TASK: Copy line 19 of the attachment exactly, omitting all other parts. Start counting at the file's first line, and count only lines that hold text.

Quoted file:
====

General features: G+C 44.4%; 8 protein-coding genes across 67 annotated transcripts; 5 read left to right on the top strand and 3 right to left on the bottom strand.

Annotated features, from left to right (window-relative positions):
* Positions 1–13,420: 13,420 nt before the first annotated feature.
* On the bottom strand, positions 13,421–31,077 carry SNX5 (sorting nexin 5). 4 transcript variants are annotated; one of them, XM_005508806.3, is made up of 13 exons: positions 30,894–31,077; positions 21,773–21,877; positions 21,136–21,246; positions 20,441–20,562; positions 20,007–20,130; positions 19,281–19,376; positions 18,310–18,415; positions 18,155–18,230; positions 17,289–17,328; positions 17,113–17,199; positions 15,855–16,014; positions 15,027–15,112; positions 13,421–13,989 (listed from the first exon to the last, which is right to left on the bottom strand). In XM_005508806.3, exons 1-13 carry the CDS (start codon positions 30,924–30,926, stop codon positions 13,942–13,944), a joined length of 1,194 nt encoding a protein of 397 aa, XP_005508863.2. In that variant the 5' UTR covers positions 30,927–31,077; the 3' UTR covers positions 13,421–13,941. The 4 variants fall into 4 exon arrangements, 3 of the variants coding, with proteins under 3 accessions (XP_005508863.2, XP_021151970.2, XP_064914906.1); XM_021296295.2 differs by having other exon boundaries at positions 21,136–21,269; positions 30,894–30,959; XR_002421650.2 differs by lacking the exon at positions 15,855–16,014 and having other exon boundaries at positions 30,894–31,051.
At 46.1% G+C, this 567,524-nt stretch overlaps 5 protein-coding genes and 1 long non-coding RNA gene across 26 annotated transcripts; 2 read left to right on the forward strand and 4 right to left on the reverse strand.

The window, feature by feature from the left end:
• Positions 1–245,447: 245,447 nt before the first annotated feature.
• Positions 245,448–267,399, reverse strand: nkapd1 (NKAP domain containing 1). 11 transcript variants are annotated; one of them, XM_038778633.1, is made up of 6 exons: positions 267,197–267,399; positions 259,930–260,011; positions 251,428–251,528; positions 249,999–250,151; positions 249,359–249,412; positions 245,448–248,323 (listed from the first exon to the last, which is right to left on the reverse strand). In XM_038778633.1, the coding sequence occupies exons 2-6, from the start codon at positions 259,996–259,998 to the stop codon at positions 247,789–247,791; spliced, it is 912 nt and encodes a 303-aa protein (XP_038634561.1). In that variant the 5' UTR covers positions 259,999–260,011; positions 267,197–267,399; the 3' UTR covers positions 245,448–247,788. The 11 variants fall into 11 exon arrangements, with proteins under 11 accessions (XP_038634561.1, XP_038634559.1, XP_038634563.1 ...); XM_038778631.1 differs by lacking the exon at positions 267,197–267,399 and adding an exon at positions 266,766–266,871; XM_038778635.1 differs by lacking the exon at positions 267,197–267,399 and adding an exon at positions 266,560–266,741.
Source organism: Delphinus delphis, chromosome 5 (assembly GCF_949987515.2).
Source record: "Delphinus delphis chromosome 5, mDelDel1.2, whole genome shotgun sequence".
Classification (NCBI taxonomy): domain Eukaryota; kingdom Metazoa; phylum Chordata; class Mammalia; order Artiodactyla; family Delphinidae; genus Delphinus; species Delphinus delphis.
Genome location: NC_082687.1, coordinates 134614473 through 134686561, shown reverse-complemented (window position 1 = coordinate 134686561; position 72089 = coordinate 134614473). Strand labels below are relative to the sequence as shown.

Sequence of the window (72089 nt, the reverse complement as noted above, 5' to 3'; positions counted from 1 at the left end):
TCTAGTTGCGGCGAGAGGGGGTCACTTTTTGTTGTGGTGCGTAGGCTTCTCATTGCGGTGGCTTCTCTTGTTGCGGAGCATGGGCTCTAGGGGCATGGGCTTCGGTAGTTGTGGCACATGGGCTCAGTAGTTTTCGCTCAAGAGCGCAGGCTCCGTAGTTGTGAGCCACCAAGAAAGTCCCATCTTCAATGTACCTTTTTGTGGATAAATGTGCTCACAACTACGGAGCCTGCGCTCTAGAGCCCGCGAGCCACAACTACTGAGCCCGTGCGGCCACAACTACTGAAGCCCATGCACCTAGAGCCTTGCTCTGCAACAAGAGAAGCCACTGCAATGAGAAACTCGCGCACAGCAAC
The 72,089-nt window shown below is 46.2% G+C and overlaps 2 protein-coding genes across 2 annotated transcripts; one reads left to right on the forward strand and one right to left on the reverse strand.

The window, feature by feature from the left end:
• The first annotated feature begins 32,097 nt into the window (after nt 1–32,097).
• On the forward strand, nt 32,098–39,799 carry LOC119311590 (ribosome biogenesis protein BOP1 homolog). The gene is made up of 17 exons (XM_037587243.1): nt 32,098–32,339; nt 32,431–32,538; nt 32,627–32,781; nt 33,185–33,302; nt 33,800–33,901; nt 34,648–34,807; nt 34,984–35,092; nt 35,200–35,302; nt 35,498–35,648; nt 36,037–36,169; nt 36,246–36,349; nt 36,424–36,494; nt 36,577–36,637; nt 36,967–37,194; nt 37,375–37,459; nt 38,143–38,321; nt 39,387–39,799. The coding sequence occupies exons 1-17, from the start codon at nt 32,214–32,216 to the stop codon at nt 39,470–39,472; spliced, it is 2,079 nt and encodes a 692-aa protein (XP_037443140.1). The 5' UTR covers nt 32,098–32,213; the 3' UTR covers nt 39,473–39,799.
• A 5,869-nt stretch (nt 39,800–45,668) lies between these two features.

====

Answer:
• A 5,869-nt stretch (nt 39,800–45,668) lies between these two features.